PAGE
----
“Need Has No Season”

December 19, 2016

It’s the time for giving (so everyone says) and I felt like writing, so I decided to share a personal experience that encapsulates the title of this post, which is actually a Salvation Army motto: some people are in serious need all year round, not only at Christmas. Here’s my story…. 

A few Christmases ago, I gave myself the gift of the opportunity to change someone’s life. I’d always wanted to sponsor a child and knew that World Vision had been a leader in the field for some time. After some research, I signed up with World Vision and was paired with a boy named Pascal in the Democratic Republic of Congo (DRC). Full of joy and optimism, I quickly announced to my family that I now had a son! I’ve been sponsoring Pascal now for roughly 12 years and it’s been quite an experience. 

What is sponsorship, you ask? Whatever you want it to be. You can simply send the nominal amount of money per month and never exchange a word with your child, or you can develop a relationship through gifts, cards, photos, etc. as I have. What does this have to do with the travel focus of my blog? I got to see and hear about real poverty up close and personal when I went to Kenya 2 years ago. It is absolutely unbelievable how some people who share the very air that we breathe have to live. I truly believe that Pascal is living better because of the school supplies and other items I send him twice a year, and he always writes back in acknowledgement and gratitude.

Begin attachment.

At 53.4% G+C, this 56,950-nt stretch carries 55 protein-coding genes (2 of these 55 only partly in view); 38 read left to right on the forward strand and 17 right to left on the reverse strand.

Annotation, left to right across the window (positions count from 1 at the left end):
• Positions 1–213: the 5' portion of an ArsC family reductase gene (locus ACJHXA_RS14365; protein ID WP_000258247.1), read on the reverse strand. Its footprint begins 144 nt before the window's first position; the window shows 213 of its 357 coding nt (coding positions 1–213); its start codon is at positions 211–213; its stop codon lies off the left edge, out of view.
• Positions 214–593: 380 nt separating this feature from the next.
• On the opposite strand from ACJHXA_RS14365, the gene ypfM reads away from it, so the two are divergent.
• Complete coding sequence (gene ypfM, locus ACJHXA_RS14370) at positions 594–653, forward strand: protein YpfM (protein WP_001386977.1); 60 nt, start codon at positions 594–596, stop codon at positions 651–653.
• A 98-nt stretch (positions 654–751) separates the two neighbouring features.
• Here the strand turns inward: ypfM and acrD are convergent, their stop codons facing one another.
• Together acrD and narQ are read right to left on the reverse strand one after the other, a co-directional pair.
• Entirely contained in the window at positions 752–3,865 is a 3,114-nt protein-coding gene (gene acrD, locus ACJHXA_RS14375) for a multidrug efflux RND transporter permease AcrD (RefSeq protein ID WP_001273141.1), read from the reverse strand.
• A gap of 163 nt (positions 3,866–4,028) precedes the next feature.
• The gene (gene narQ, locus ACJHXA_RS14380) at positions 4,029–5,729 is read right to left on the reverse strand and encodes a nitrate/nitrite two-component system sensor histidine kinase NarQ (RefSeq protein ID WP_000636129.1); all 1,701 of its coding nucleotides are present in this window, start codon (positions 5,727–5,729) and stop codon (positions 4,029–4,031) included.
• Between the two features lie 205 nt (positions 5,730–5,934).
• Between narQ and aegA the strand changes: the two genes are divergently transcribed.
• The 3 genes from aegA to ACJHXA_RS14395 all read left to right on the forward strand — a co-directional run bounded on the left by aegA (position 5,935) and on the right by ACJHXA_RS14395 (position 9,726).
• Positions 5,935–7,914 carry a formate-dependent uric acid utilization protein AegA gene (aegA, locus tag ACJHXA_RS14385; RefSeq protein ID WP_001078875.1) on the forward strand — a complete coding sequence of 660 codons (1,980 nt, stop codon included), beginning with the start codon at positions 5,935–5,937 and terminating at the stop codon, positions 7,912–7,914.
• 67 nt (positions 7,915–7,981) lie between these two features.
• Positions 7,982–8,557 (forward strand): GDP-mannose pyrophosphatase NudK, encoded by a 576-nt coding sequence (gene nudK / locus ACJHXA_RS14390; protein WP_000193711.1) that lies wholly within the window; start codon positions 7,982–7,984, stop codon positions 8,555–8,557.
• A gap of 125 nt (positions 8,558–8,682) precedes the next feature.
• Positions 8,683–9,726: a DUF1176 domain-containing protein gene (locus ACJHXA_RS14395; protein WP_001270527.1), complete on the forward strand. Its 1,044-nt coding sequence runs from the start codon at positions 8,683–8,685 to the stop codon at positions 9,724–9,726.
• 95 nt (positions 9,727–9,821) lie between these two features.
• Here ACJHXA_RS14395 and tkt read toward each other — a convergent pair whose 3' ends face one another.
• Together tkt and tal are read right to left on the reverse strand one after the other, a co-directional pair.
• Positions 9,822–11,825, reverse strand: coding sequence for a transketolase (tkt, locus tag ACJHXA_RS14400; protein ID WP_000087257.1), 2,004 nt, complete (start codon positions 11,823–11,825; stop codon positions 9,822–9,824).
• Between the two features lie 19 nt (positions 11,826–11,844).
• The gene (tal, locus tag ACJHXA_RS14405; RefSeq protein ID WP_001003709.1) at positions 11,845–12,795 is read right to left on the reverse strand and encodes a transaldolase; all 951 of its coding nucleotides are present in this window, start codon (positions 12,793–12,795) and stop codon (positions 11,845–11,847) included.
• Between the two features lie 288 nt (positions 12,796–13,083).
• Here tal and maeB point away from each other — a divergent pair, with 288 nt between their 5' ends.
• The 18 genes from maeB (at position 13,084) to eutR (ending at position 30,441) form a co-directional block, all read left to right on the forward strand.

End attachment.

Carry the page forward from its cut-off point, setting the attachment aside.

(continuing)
Pascal Ilunga Kaseya, my sponsored child in the DRC

Pascal’s village in the DRC has been ravaged by AIDS, so while he may have the luxury of a familial unit, his situation is still dire enough for him to have been listed as a child in need of aid: aid that is needed all throughout the year, not only at Christmas. While for the rest of us the so-called “Christmas spirit” dies down around the end of January to give way to the obsessive appreciation of significant others at the beginning of February, many around the world face another day of foraging through trash for the day’s meal. If I can give a little of what I have to make a world of (constant) difference, I must. And it is truly gratifying to do so.

To the naysayers, yes, there is the question of “how do you know Pascal is really getting what you send him?” Or “what about those so-called charitable organizations that just take your money and run?” Put simply, I’m going on faith. All factors considered, I believe World Vision does what it says, and that through it, I am making a considerable change in Pascal’s life. My philosophy is this: whether it’s World Vision or the homeless person in the street, I’m coming from a good place, so good will come back to me. Whether the recipient does good or bad with my well-intentioned funds, it will come back to him or her. I have given out of compassion, and my hopeful conscience is clear.

Check out World Vision’s website for more information on sponsorship and other opportunities to give, such as World Vision’s Gift Catalogue